The Hong Kong protesters are angry. Furious about seeing democracy erode, the threat of losing their freedom of speech, seeing their privacy more and more diminish. But what role does data-tracking play in the protests? My research explores what role user data in corporate hands can play in such a setting. Data from the first wave of the umbrella movement in the year of 2014 shows a spike in government request for user data in Google’s transparency report. The data that companies such as Google, Twitter or Facebook store can promise vast insights into the mobilization of political groups, such as the Hong Kong protesters.
Not only does the user data allow a more targeted reaction of government forces, but it also allows preemptive surveillance and anticipatory measures. Under less public scrutiny and with less tech savvy populations than in Hong Kong, government surveillance facilitated by user data has an even more scathing effect – it silences opposition voices and leads to violence against activists.
Therefore, companies find themselves in a dilemma situation when dealing with data request from government actors. Often their hands are tied, and they need to handover data due to legal requirement or license agreements (in particular telcos). Yet often there is considerable leeway in how companies react to data requests. My research examines the leverage that companies have to respond to such requests and what happens inside the company when a request comes in.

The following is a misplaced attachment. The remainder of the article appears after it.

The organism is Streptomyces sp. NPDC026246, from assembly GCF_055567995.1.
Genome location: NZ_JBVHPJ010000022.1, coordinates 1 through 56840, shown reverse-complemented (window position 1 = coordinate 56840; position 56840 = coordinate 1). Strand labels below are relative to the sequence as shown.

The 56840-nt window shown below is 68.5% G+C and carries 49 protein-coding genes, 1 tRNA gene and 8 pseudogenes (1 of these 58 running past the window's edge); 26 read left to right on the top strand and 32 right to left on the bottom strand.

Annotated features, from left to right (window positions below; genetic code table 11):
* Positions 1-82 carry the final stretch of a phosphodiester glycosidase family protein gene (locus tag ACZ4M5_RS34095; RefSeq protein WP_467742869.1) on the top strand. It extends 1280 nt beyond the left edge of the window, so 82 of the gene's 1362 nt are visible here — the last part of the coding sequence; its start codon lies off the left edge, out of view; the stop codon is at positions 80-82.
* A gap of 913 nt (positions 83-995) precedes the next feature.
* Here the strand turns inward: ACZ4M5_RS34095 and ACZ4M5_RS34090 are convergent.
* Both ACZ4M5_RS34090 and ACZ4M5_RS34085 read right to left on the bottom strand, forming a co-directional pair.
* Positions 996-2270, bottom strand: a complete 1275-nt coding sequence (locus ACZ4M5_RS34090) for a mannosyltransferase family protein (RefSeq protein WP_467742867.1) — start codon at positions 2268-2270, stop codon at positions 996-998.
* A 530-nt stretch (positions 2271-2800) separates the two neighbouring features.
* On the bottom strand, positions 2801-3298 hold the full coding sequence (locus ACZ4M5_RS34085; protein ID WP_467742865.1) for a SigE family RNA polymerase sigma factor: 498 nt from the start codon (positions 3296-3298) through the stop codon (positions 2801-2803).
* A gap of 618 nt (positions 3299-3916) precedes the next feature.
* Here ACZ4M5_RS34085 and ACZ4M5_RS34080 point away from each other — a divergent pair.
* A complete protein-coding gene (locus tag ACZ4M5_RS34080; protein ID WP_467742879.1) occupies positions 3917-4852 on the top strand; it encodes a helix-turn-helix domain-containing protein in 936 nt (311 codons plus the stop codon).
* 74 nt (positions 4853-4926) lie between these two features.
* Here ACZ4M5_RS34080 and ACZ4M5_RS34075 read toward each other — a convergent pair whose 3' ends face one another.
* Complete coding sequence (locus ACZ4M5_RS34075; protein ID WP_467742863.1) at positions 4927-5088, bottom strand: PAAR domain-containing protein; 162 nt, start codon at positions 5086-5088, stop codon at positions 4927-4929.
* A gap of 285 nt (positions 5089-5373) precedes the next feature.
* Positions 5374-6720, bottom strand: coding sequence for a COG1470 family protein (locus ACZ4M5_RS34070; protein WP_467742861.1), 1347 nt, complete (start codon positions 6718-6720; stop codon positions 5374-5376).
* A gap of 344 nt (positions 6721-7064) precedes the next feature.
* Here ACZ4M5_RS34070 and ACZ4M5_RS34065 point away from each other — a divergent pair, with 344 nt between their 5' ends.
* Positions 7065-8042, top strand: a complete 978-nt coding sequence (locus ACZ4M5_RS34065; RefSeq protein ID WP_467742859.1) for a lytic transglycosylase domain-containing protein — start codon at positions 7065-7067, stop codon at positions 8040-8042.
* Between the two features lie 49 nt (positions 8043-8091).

Isabel Ebert is a doctoral candidate at the Institute for Business Ethics, University of St. Gallen, Switzerland (Prof. Florian Wettstein). Under joint supervision with the Oxford Internet Institute (Prof. Gina Neff), her PhD research focusses on data requests by governments to companies. Using a sensemaking approach, her research explores which steps companies have identified to respond to such requests, and how responsible business conduct emerges. Isabel contributes with her work to the research project “"Big Brother" in Swiss companies? Trust, data and personal privacy of employees” (Swiss National Science Foundation). Isabel previously served as the EU representative at the Business & Human Rights Resource Centre in London, after gaining first work experience at the German Mission in South Africa, the Mayor of Berlin and the Goethe Institute New York City. She holds degrees in International Relations from Goethe University Frankfurt and Politics & Management from University of Konstanz and Sciences Po Paris.